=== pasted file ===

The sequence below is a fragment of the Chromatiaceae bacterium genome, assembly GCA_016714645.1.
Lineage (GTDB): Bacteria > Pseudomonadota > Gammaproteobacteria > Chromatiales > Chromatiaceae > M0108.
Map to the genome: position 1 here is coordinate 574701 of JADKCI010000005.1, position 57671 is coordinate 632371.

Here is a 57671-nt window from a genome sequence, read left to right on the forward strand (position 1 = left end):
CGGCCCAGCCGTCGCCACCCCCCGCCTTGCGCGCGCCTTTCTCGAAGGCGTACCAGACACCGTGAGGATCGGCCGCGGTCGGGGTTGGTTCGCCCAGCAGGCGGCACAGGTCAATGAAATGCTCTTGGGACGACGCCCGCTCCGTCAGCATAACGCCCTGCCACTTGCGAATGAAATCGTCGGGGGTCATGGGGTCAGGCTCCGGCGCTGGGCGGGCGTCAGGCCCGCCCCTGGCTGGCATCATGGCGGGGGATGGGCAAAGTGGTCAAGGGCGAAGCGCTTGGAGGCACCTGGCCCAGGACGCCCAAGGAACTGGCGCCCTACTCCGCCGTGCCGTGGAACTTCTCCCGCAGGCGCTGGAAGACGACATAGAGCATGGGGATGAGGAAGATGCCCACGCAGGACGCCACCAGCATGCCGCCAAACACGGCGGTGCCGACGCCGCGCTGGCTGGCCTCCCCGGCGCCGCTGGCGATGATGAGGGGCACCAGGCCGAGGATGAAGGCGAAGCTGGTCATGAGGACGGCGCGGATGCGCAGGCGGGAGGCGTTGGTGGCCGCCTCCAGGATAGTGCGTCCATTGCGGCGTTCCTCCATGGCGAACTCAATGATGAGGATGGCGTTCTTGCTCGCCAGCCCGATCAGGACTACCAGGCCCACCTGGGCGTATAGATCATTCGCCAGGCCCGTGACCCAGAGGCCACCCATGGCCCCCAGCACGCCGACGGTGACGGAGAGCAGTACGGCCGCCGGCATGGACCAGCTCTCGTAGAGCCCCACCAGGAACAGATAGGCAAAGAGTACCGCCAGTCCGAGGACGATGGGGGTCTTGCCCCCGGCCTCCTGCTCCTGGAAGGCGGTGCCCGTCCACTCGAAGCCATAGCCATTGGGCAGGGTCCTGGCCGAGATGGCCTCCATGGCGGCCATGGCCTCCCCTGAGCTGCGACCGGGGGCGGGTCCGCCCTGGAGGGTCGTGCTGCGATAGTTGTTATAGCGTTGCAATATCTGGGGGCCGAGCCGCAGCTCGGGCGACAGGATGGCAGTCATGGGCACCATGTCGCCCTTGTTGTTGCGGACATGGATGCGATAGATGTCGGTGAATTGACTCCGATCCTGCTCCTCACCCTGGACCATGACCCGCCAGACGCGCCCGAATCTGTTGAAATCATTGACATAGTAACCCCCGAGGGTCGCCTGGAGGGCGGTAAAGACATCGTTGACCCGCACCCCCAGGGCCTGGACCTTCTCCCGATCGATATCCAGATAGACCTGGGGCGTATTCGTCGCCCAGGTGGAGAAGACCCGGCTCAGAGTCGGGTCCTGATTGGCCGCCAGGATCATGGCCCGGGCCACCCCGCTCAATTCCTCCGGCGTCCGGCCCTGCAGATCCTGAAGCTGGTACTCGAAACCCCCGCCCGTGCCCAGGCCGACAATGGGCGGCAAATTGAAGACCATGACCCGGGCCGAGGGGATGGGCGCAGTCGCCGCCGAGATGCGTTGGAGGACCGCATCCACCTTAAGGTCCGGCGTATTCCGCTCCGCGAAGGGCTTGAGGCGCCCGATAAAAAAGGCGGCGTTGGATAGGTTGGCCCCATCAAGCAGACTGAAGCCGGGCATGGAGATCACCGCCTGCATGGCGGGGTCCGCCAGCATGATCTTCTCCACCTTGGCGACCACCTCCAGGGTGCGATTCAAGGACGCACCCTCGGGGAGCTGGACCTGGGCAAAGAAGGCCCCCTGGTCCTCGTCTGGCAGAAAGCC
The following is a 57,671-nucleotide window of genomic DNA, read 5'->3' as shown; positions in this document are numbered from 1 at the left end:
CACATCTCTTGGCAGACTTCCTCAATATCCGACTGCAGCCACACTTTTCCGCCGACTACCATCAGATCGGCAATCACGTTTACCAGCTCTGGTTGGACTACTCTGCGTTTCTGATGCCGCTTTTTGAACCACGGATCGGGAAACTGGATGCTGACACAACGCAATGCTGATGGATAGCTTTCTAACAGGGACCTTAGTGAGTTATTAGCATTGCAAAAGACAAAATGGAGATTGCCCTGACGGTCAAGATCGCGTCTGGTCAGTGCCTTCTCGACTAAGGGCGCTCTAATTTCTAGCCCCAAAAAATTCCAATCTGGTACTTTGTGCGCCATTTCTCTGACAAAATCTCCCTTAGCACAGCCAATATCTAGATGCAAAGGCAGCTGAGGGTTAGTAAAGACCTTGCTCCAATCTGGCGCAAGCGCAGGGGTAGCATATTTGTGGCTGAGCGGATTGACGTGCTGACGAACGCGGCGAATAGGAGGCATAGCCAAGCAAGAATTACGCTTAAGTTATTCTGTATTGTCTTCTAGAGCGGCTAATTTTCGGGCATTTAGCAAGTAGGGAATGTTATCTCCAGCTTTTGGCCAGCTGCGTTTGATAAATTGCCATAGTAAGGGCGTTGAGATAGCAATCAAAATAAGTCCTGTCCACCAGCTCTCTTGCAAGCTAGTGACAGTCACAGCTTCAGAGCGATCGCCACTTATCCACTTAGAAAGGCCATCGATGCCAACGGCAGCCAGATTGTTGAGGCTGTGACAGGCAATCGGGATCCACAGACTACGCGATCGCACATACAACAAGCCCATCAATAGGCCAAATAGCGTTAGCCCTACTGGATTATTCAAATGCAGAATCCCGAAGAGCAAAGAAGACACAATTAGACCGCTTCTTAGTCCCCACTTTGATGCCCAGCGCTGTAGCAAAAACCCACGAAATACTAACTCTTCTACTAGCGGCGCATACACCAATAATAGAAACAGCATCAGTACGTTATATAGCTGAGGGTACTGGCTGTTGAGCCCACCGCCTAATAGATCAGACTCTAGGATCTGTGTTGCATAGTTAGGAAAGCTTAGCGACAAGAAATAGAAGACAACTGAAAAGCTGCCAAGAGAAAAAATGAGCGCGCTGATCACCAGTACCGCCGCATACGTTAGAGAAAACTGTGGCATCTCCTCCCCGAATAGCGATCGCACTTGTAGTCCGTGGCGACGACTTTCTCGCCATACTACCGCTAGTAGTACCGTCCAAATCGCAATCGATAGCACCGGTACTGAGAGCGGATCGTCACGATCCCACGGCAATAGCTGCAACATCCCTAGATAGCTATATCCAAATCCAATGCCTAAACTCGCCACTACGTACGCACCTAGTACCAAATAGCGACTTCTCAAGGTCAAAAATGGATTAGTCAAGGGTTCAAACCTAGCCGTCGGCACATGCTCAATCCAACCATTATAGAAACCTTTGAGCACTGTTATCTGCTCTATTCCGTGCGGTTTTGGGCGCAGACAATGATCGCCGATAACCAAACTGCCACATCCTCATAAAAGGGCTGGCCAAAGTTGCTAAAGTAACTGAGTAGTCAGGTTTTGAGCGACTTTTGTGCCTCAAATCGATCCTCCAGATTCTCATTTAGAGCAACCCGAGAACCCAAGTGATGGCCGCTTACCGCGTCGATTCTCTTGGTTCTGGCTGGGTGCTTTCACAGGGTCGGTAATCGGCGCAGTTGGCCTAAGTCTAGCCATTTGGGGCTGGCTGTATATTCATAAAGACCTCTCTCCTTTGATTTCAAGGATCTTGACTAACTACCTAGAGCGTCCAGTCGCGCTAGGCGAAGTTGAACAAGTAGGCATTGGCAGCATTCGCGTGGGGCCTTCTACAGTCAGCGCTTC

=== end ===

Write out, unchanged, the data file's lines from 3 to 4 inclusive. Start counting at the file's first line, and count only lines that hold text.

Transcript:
Map to the genome: position 1 here is coordinate 574701 of JADKCI010000005.1, position 57671 is coordinate 632371.

Here is a 57671-nt window from a genome sequence, read left to right on the forward strand (position 1 = left end):